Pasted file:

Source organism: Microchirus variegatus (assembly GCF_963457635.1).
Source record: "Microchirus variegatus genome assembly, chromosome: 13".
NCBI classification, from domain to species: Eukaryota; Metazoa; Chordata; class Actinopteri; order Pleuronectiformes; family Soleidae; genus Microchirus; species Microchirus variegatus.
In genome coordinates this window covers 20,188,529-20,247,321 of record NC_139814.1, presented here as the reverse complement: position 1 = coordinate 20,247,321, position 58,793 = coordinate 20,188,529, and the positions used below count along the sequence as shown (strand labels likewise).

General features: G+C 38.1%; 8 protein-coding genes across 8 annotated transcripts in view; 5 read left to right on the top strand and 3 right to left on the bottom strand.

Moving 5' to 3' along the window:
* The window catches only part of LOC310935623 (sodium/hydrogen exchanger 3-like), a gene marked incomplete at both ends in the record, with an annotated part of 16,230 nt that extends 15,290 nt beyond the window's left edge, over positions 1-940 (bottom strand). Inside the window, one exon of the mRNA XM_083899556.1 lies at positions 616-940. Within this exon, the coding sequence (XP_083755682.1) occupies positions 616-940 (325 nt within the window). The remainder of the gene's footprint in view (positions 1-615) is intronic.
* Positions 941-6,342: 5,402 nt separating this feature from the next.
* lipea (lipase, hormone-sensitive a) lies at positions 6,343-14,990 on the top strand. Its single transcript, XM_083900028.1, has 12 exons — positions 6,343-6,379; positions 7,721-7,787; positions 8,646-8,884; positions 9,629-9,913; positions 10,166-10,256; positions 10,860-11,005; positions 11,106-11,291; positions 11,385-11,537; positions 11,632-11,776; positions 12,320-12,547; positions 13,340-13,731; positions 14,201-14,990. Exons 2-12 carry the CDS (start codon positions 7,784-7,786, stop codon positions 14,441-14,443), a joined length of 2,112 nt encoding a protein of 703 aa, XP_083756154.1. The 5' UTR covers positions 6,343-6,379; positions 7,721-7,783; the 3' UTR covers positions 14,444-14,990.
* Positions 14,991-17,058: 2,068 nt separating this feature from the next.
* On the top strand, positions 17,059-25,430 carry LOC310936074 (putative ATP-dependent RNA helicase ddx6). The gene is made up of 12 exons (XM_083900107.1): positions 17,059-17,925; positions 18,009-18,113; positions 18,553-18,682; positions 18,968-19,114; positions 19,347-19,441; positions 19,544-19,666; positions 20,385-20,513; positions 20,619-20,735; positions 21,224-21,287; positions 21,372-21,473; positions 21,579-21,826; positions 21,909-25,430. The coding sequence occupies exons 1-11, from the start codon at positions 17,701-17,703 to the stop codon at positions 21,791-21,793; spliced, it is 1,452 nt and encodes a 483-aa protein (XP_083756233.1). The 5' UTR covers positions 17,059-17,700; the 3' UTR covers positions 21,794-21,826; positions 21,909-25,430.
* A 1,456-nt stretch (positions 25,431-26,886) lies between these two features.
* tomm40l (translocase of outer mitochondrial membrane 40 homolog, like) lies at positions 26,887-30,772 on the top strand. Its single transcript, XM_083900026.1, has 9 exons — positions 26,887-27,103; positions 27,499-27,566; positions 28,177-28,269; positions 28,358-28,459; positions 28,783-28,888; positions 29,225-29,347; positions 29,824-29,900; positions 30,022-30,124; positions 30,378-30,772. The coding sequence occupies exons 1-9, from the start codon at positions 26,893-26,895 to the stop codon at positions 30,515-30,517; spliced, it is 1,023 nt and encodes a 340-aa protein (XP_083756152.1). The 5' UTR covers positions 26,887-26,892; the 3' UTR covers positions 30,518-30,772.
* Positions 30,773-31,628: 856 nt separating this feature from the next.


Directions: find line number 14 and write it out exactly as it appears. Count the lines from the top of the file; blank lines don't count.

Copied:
* Positions 30,773-31,628: 856 nt separating this feature from the next.